President Muhammadu Buhari’s apparent mismanagement of Nigeria’s diversity has fueled distrust, further polarised the country and made more citizens lose hope in the country, a new survey has found.
More than half (53 per cent) of Nigerians “agree and strongly agree” that Nigeria is polarised in the context of faith, ethnicity, and religion, and the survey states that Nigeria is more polarised in 2022 than it was four years ago.
The causes of polarization are “ethnicity (62 per cent), political affiliation (60 per cent), and religion (57 per cent),” according to the survey.
Findings revealed that 81 per cent of Nigerians are comfortable with their dual identity of being both Nigerian and from their ethnic group, but to different proportions. While 36 per cent are fine with being both Nigerian and members of ethnic groupings, 35 per cent identify more with their ethnic groups, and “only 10 per cent feel more Nigerian than ethnic”.
In the 2021 data, 4 in 10 Nigerians said they were proud of being equally Nigerian and from their ethnic group, while about a third (33 per cent) said they identified more with their ethnicity than with being Nigerian, compared to only 9 per cent that felt more Nigerian than ethnic.
This, perhaps, explains why 66 per cent of Nigerians believe that “Nigeria is much more divided today (in 2022) than it was four years ago” as opposed to the 10 per cent who said “the country is much more united today,” and 20 per cent who “believe that the country has stayed the same.”
But, this also means the proportion of citizens who believe that the country is much more divided today than it was 4 years ago increased slightly by one percentage point from 65 per cent in 2021 to 66 per cent in 2022.
On trust, religious leaders were rated more favourably (50 per cent), followed by traditional leaders (43 per cent).
However, trust in political leaders, which was low in 2021, got worse in 2022.
“Trust for President Buhari’s government has substantially declined to 17 per cent from 26 per cent in 2021,” the survey found.
The survey found that trust in the National Assembly and the Judiciary declined to 16 per cent and 22 per cent respectively. (from 22 per cent and 26 per cent in 2021).
The data reveals that the National Assembly (16 per cent) is now the least trusted public institution in Nigeria, overtaking the Nigeria Police Force, which was the least trusted (20 per cent)
in the 2021 survey.
About 60 per cent of citizens believe that the future of the country would be better than it is presently; compared to 27 per cent who expressed pessimism that the future would be worse; and 6 per cent simply do not foresee any change in the future.
In the past year, 59 per cent of Nigerians believed the country would have a better future while 27 per cent said the future of Nigeria would be worse.
The 2022 Nigeria Social Cohesion Survey (NSCI), a publication of Africa Polling Institute (API), was undertaken to develop a social cohesion index for Nigeria and measure citizens’ perception of the state of social cohesion, API’s executive director, Bell Ihua, said in a statement.
This year’s survey builds on two past editions (2019 and 2021) of API’s Nigeria’s social cohesion index.
“The concept of social cohesion refers to the willingness of citizens of a country to cooperate and work together towards ensuring the survival and prosperity of the country,” Mr Ihua, a professor of practice in opinion research, wrote.
Nigeria’s mark in social cohesion was 44.2 per cent in 2021. This year (2022), the Nigeria Social Cohesion Index (NSCI) is 39.6 per cent, a 4.6 percentage point decline from the 2021 figure, which was already a shortfall from the 50 per cent average.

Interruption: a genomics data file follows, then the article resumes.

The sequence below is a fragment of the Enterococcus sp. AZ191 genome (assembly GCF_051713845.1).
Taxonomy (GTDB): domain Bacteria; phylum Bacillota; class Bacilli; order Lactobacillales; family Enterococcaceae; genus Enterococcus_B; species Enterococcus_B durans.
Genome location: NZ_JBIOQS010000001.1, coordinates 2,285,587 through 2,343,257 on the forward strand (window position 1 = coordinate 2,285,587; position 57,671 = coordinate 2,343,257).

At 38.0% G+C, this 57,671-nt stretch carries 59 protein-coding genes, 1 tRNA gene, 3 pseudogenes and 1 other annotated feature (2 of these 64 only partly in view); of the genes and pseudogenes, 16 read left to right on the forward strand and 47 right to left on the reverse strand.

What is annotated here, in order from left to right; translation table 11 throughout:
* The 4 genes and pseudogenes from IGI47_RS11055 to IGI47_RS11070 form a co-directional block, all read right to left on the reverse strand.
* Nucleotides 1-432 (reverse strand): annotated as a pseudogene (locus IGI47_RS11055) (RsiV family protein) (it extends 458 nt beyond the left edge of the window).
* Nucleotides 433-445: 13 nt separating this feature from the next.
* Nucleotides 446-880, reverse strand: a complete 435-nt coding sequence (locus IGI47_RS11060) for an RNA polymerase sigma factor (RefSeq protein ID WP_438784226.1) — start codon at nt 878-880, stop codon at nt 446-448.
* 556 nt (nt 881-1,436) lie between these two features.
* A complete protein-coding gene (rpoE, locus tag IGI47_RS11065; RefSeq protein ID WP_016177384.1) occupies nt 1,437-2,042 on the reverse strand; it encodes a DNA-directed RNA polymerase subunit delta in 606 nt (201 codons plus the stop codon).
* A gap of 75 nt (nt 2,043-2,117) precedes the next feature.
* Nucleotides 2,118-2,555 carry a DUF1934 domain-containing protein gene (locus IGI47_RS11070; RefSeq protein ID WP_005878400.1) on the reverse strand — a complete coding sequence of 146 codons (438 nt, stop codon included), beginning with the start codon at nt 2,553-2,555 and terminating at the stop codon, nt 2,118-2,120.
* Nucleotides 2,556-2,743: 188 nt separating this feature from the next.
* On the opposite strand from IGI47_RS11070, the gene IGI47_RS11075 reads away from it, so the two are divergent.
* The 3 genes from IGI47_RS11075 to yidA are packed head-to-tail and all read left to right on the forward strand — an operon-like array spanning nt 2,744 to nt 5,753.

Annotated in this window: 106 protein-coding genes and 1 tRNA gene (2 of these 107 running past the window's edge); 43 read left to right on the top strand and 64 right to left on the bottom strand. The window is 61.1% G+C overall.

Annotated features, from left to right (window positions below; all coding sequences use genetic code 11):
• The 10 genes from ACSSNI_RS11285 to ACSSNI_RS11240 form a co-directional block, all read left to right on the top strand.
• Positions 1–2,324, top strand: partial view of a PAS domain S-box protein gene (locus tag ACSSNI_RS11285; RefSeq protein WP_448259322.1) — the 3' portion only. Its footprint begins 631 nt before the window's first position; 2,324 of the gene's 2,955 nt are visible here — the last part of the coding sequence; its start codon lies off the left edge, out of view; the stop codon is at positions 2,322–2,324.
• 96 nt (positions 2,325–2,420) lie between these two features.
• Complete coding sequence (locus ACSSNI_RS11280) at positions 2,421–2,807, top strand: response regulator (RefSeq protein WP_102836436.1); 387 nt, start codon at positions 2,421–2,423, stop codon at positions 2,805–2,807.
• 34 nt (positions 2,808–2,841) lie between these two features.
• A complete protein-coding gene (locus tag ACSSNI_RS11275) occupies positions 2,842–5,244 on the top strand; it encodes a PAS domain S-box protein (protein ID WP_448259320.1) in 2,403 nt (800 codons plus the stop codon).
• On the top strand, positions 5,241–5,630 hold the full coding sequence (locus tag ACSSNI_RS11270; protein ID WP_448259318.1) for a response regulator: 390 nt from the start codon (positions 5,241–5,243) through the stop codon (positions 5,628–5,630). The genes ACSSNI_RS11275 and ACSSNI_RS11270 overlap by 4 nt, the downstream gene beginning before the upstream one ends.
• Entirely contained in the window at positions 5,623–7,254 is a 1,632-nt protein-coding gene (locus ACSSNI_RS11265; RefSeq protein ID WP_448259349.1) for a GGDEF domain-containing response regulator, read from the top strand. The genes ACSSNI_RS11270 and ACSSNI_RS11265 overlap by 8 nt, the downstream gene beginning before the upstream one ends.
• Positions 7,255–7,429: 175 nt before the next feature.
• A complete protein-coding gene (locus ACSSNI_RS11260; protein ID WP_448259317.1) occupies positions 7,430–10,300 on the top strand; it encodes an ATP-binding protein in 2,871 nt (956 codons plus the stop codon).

API said this indicates a weakening of the state of cohesion in the country over the last year.
Conducted between the months of May and June 2022, the study adopted a mix of quantitative and qualitative methods, with the Citizens Perception Survey (CPS) and Key Informant Interviews (KIIs) adopted for primary data collection.
A total of 7,245 people were contacted, out of which 5,178 interviews were completed, representing a response rate of 71.5 per cent. All interviews were conducted by Face-to-face Household Interviews, using the Stratified Random Sampling technique; with citizens aged 18 years and above, API said.
“The interviews were conducted in five major languages: English, Pidgin, Hausa, Igbo and Yoruba; and geographic quotas were assigned to ensure that all Senatorial District and States were proportionately represented in the sample.”
Drawing from the literature, and building upon the 2019 and 2021 survey round, this current edition captures attitudes and perceptions of citizens using 13 key indicators to measure social cohesion in Nigeria,
The 13 indicators, computed using primary data from both quantitative and qualitative approaches, were identity, trust, social justice, participation, patriotism, worth, future, gender equity (not equality), natural resources governance, impunity, corruption, peacebuilding, polarization, and coping strategies.
“This is a product of world best practices in methodological design, whose reliability or internal consistency was tested with Cronbach’s Alpha Value which equals 0.510, because values less than that are usually not acceptable,” said Ifeanyi Onwuzuruigbo of the University of Ibadan, and Hauwa Yusuf of Kaduna State University, who were involved in the survey.
The report also showed that the proportion of Nigerians who feel disappointed in the country has increased from 49 per cent in 2021 to 50 per cent in 2022.
Also, 61 per cent of Nigerians said the federal government is not making enough effort to promote a sense of inclusion for all ethnic groups, an increase from the 58 per cent of citizens who held the same belief last year.
Only 12 per cent assessed the government positively on social justice; compared to the 27 per cent who assessed them fairly. About 67 per cent said the law does not apply equally to citizens.
“Majority of Nigerians (96 per cent) consider human rights abuses and violations a problem in the country; while 44 per cent believe that such many cases of human rights violations are never reported to the Police.”